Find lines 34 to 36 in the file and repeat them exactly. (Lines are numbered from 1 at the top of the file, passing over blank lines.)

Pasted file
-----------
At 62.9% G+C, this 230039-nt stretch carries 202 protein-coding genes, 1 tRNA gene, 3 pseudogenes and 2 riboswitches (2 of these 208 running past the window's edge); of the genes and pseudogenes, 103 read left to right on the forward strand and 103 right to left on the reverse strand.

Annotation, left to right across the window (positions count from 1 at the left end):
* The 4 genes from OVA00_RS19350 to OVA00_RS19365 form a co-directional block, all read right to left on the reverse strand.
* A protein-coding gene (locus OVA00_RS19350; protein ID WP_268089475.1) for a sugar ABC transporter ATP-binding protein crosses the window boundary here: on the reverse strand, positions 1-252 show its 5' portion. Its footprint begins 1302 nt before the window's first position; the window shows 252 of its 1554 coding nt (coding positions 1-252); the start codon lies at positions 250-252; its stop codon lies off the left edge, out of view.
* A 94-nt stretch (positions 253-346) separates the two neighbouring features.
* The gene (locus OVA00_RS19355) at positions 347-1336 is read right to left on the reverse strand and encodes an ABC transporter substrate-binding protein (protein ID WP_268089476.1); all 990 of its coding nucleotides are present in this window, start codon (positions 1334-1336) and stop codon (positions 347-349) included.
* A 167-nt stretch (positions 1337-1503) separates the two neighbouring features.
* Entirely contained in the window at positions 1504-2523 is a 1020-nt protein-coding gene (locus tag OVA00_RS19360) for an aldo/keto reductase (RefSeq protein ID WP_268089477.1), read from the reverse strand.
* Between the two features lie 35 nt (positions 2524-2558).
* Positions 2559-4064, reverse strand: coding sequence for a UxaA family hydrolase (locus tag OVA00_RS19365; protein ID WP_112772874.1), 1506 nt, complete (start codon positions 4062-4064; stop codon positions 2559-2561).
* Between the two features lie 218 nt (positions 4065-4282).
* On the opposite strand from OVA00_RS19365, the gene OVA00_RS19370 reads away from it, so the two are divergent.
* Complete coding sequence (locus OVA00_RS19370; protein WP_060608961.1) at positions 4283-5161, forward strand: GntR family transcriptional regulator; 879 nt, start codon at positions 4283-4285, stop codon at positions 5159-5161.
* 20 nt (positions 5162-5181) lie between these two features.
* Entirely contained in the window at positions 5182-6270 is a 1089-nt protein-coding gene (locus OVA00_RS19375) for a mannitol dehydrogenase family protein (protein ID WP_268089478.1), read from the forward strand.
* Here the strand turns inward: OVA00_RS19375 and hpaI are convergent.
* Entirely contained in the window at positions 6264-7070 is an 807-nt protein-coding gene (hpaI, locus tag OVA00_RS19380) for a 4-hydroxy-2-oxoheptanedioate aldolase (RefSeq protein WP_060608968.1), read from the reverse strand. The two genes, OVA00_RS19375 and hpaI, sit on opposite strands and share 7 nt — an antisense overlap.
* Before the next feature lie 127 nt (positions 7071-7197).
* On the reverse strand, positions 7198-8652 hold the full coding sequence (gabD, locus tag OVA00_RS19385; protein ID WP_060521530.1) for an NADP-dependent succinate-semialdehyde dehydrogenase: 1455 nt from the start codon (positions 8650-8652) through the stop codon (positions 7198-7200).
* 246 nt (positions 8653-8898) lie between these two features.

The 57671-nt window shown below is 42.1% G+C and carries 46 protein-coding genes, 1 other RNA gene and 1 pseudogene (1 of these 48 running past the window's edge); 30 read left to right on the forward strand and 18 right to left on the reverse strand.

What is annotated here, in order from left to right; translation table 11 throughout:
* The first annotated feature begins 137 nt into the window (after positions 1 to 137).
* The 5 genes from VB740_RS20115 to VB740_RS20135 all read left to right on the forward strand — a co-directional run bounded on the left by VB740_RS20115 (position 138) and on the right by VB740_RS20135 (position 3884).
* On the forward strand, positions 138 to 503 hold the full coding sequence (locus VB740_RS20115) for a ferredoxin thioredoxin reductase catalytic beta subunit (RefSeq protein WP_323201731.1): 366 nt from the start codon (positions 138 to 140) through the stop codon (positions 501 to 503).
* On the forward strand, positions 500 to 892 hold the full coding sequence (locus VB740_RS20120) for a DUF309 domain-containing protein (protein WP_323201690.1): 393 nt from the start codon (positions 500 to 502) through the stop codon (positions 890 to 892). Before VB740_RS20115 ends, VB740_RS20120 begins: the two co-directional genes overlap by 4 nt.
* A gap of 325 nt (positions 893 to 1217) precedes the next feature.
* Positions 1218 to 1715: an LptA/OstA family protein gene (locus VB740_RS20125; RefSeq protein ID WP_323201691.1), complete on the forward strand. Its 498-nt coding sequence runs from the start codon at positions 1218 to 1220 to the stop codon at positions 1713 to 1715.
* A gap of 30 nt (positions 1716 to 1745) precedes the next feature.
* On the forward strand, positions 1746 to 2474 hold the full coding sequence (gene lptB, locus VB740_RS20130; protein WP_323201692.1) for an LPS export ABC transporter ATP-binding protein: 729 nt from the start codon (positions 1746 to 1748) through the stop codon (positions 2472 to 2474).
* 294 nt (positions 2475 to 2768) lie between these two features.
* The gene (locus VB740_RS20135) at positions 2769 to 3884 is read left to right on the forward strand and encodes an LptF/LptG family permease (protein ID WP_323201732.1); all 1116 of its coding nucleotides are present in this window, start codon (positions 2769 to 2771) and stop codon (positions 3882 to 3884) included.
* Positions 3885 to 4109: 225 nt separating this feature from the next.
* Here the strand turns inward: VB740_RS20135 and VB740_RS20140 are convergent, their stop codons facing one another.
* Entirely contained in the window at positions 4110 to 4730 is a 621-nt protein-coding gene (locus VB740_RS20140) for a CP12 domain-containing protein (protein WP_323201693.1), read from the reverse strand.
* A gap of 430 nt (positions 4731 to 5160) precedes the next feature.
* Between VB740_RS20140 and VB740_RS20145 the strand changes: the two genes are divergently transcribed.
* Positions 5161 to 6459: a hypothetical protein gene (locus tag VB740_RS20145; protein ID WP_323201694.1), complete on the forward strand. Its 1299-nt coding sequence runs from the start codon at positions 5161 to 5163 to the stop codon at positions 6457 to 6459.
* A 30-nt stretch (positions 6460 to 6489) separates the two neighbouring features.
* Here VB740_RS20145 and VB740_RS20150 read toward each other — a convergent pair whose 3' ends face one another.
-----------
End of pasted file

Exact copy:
* Here the strand turns inward: VB740_RS20135 and VB740_RS20140 are convergent, their stop codons facing one another.
* Entirely contained in the window at positions 4110 to 4730 is a 621-nt protein-coding gene (locus VB740_RS20140) for a CP12 domain-containing protein (protein WP_323201693.1), read from the reverse strand.
* A gap of 430 nt (positions 4731 to 5160) precedes the next feature.